Because when you use Createspace to print your books, then the Amazon listing for that book gives Createspace as the publisher not you.

    The physical books do not show Createspace, but the Amazon listing is the first thing people see. Because most Createspace books ARE self-published (and thus unvetted and in MANY cases unedited), this puts an ‘amateur hour’ mark on the book right there. I don’t care so much with anthologies, which tend not to end up in physical bookstores and don’t tend to sell as well as novels…I’m in anthologies that were published using Createspace. But I won’t do it with a novel.

    What are the real cost differences between using Createspace and going straight to Lightning Source?

  4. danholloway says:

    Lynn, there’s too much very interesting stuff here to comment on it all.

    Two particular points – I’m a DIYer who most definitely doesn’t think bookstores are dead. They are, like you say, my first point of call for author events and I’ve never had the door slammed in my face – I have a great time working with them.

    Acquisitions – Michael may be slightly OTT but there *is* a valuable point to be made on market research. Market research as you outline it and as I understand it to be carried out by most publishers is great for making sure there’s a market for a book – it’s based on what sells, so there’s as good a chance as possible that what is selected will also sell. The flip side is that the converse (that what isn’t se;ected wouldn’t sell) isn’t true because this can’t of research can’t by definition break new markets. Now I’m not wet enough behind the ears to say that publishers *aren’t* also carrying out that kind of research the way R&D departments at tech companies do (I honestly don’t know), but it’s somewhere where self-publishers can perform a useful service by doing just that. Of course, most self-published books are in traditional genres so the chances of them proving a new market are slim.

  5. Jason, when it comes to capitalism, you won’t find a bigger proponent. And this is why your logic doesn’t hold water for me. The end result to publishing is a quality product.

    You mentioned that no one really wants to talk, I hear that all the time when this discussion comes up. For starters, the accusation is untrue. We have talked about the DIY phenomenon ’til we’re blue in the face. We’ve cited fact upon fact about the inconsistencies in claiming mainstream publishing is dead and DIY is better. The problem isn’t that we don’t want to talk about it; it’s that you don’t like what we’re saying.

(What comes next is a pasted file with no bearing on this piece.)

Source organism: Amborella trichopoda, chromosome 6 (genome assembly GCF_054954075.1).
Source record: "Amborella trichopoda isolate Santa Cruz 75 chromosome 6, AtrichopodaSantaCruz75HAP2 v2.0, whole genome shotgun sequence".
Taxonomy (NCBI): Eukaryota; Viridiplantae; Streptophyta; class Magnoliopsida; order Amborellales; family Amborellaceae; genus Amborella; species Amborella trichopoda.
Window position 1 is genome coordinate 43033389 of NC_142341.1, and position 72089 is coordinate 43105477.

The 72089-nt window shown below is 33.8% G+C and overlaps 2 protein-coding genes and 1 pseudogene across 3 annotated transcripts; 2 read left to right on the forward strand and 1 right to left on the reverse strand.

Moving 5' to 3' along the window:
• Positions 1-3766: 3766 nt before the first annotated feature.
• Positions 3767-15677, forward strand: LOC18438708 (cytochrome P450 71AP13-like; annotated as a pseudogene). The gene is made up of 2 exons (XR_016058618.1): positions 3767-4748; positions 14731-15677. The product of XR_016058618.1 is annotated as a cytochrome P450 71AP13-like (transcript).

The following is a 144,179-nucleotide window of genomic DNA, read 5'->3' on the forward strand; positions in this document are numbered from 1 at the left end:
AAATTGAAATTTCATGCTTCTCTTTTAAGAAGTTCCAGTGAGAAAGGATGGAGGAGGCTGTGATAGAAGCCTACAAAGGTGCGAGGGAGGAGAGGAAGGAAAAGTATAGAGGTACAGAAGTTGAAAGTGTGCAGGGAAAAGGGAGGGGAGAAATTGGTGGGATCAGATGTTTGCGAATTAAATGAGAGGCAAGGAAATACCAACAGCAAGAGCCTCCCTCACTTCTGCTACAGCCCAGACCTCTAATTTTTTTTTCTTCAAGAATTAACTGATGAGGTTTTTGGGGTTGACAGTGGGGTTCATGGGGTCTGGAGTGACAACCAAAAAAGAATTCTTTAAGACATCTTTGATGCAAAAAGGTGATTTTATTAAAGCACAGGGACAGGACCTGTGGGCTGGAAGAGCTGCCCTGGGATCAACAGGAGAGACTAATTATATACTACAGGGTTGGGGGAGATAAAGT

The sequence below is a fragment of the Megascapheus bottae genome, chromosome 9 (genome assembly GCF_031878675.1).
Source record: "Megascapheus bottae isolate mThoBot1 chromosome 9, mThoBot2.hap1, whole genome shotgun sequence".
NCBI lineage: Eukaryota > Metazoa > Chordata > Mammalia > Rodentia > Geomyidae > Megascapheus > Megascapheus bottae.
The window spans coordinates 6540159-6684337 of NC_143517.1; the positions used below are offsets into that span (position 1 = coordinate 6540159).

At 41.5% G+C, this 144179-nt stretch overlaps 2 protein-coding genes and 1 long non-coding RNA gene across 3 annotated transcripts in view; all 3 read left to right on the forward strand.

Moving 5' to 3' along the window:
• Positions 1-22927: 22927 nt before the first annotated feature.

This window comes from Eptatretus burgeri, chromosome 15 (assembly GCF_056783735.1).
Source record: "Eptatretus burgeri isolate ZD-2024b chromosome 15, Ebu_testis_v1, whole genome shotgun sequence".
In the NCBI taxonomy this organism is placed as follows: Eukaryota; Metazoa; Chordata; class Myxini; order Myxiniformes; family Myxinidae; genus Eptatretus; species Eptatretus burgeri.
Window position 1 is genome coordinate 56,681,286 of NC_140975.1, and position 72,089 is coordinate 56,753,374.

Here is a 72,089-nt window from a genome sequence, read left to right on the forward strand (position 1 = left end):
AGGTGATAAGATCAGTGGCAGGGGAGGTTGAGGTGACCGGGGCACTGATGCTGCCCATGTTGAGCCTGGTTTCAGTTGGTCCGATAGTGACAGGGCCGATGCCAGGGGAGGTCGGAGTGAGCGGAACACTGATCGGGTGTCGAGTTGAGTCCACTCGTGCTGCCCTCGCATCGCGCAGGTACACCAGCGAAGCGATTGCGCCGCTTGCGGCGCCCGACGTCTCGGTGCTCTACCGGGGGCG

CreateSpace is a printer, as Ninjie pointed out. There is no design work that goes into printing. This means that every mistake and blunder that’s in the file is going to print up. Anyone who uses their services doesn’t have any assurance of quality. I can’t tell you how many times my printer has called me with some technical point that we overlooked. That’s what a quality printer does.

    And as Ninjie pointed out, anyone who uses CreateSpace to print their books is instantly defined as a self publisher. It’s like a red flag to savvy authors who realize you have no distribution.

    Capitalism goes on the tenet that those who can, survive. Those who can’t wither away. This is exactly what befalls most DIY books.

    Is big publishing perfect? Of course not. Name me any industry that is. Do crap books like Snookie get published? Of course. But I think it’s folly to impeach mainstream publishing based on a few bad eggs. They publish a ton of fabulous books, but that always gets overlooked.

    I’m happy to live and let live, but I get impatient when DIYers insist their way is better. The facts don’t bear that out.

  6. NinjaFingers says:

    Just to slightly correct. It is apparently *possible* to upload through CreateSpace and show as the publisher.

    I don’t worry about distribution with anthologies because only anthologies with BIG names in them get into bookstores anyway.

    And when I say ‘big’ publishers, I mean the big dinosaur publishing houses who are dumping their poor midlisters and not taking any risks right now. I think the way of the future is going to be the smaller niche publishers who can truly concentrate on producing a quality product in one specific area.

  7. Hi Dan. Good to see you here. You said:
    The flip side is that the converse (that what isn’t se;ected wouldn’t sell) isn’t true because this can’t of research can’t by definition break new markets.

    Your sentence is a bit muddied, but I think I understand what you’re trying to say. How can you do market research on a new market? It’s true; you can’t. However, publishers know romance is huge. Publishers know vampires are huge. So when Stephanie Meyers decided to combine the two, it made sense to give it this hybrid genre a go.

    And that’s how hybrids are born – their foundations are based on a well-established genre, thereby giving an acquiring editor and their submissions committees something to hang their hat on. My feeling is that DIYers will have a much harder time doing research on forming trends because they aren’t hooked into the industry. We have at our fingertips, hundreds of bookstores, corporate buyers, and marketing and sales teams whose job it is to listen to the marketplace and relay readers reactions back to us.

    As you said, most DIYers write mainstream fiction – which is THE HARDEST genre to break out and swim to the top.

  8. Dan Holloway says:

    Hi Lynn 🙂 Yes, there may be one converse or flip too many 🙂 absolutely on hybrids.

    I wasn’t suggesting that DIYers *do* the research – I was suggesting they *are* the research. They will put things out regardless in a way publishers can’t afford to – and 1 in every few thousand will hit something new.

  9. Lev Raphael says: